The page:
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IPPR - Chancellor lack of action at Spring Statement will depress economic growth

IPPR responds to the recent Spring Statement

On the economy IPPR Chief Economist Catherine Colebrook said:

“The Chancellor talked about the virtue of waiting to find out your income before deciding what to spend. But this implies government has no role in setting that income, which is not the case. The Chancellor’s decision to stick with planned Corporation Tax cuts, for example, when we now have evidence that they don’t increase revenues, illustrates the government’s tendency to favour spending cuts – for ideological reasons – over revenue raising to manage the public finances. 

“The Chancellor also talked about setting priorities. And yet, we are about to enter a second phase of austerity, after a hiatus - despite increasingly hearing accounts from the public about austerity not working and causing harm. With interest rates already close to zero and unable to be cut further, this move will reduce GDP by up to 2% over the next two years. This is an active choice to shrink the economy despite a growth outlook that is already slow and uncertain. It needs to be exposed for the economic illiteracy it is.”

Implied impacts of discretionary fiscal policy on GDP growth, % GDP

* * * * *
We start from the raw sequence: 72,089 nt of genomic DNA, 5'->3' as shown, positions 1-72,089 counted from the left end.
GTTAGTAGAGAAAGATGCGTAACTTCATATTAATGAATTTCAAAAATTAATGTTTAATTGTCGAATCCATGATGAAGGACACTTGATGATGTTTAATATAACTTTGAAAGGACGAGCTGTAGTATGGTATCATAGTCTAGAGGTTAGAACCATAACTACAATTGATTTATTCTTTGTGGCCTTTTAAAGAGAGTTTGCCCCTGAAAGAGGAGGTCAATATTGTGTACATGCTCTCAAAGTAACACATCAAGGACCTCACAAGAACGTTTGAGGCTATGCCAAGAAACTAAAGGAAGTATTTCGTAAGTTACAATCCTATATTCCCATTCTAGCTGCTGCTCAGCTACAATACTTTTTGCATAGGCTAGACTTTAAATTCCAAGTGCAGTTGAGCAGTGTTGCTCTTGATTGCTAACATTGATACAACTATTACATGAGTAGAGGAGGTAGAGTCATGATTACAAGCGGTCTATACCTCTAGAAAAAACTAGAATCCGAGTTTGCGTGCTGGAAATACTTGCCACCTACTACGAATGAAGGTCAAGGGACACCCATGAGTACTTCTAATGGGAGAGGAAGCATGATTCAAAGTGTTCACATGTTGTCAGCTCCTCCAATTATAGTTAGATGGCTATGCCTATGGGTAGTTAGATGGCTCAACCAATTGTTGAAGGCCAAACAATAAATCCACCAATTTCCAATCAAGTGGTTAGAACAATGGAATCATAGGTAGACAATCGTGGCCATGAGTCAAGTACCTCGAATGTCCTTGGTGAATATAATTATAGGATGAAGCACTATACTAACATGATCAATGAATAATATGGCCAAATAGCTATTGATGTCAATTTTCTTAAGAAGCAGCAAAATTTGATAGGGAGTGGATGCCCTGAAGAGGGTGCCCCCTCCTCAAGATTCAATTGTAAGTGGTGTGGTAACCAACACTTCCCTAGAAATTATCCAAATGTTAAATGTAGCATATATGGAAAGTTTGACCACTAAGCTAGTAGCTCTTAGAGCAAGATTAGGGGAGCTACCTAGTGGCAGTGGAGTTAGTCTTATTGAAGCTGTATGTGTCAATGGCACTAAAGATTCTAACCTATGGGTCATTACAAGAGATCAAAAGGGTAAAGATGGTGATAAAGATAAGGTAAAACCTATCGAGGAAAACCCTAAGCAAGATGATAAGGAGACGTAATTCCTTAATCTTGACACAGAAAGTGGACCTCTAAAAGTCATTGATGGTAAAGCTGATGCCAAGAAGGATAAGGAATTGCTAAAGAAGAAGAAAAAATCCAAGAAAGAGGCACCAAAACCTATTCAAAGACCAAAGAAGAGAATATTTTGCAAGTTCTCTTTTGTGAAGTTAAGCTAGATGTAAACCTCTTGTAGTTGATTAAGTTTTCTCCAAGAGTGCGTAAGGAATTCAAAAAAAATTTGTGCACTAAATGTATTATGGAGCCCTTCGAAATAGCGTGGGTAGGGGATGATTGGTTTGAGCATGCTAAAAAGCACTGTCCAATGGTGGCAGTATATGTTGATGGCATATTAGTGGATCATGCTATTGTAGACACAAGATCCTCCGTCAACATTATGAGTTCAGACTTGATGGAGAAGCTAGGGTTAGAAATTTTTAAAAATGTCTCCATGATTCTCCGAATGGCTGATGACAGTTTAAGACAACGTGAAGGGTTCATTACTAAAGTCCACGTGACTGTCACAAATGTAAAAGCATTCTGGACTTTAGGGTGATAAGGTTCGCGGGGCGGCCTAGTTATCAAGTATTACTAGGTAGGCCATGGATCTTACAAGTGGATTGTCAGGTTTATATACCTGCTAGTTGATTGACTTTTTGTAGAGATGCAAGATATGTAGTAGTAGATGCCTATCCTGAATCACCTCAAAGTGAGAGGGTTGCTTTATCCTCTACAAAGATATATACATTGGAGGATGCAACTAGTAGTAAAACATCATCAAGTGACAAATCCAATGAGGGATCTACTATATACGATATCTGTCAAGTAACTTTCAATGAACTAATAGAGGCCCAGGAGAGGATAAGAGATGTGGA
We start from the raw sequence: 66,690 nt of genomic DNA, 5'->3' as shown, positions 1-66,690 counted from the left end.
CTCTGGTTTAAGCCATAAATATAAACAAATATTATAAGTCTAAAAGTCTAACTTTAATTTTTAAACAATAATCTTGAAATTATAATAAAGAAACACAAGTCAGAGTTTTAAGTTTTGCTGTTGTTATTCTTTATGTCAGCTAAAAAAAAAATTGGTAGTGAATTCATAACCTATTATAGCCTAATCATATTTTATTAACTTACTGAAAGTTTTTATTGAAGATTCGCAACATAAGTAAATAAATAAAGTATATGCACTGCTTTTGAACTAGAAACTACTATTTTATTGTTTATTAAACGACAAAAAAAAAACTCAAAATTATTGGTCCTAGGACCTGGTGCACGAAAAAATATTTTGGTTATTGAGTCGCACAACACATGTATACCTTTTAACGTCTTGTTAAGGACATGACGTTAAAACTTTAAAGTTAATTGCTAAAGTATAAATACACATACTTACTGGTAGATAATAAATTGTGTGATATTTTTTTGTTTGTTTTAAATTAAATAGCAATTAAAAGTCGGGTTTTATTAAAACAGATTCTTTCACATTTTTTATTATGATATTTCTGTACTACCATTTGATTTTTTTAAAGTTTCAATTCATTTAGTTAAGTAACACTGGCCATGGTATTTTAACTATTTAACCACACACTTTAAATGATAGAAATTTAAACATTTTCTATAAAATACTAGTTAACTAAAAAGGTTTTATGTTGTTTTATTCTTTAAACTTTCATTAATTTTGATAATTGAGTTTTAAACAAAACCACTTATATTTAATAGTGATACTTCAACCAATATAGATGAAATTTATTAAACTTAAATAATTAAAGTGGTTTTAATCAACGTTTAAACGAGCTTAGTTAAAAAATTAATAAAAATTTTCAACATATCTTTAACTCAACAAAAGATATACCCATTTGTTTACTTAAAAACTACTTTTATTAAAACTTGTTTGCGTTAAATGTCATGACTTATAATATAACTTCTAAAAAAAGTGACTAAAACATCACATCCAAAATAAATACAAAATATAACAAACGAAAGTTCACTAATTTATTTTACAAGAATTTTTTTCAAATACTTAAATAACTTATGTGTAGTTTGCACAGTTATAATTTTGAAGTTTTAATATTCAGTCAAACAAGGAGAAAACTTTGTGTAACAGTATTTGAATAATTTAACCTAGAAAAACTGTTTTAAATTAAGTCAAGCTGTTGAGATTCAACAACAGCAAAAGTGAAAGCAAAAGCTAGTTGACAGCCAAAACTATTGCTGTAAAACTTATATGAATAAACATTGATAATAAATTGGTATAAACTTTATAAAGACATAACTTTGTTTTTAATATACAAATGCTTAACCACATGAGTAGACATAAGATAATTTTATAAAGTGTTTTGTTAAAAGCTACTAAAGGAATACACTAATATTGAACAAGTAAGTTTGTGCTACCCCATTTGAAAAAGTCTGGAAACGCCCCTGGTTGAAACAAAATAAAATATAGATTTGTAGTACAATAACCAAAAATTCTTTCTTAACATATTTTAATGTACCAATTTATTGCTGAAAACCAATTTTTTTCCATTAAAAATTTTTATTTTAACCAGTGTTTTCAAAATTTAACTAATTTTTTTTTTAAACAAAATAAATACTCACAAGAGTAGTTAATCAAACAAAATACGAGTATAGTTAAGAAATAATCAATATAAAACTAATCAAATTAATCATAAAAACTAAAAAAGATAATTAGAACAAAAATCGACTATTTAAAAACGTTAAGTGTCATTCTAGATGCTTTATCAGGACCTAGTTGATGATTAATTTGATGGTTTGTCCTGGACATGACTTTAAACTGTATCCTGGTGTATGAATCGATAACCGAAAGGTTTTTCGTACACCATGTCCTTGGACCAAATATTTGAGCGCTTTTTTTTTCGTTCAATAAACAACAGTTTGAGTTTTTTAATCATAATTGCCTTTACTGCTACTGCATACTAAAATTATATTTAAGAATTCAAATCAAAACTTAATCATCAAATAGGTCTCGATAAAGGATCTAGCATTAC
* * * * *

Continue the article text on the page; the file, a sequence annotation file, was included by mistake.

Source: OBR 2017

On housing, Luke Murphy, Associate Director for Environment, Housing and Infrastructure at IPPR said:

“The government has repeatedly described the housing market as ‘broken’ but it has consistently failed to set out a new vision or the required policies to deliver it.

“Increasing overall supply is important but what you build in terms of how affordable it is, it’s quality and design is equally so. IPPR research has shown that ‘affordable’ housing is all too often unaffordable for those that need it.

“More fundamental reform of our housing market is required, including action to tackle our dysfunctional land market by reforming compulsory purchase, freeing local authorities to build the genuinely affordable homes that their communities need and reforming private renting to give tenants greater security of tenure and certainty on rent.”



IPPR research published last year found that the provision of affordable housing was falling short in 92% of local authority areas. Moreover, the research found that affordable housing was consistently unaffordable in many parts of the country, particularly London. The national report can be found here and the report focused on London here.

IPPR’s blog post recently set out what more the government could do to tackle the housing crisis.

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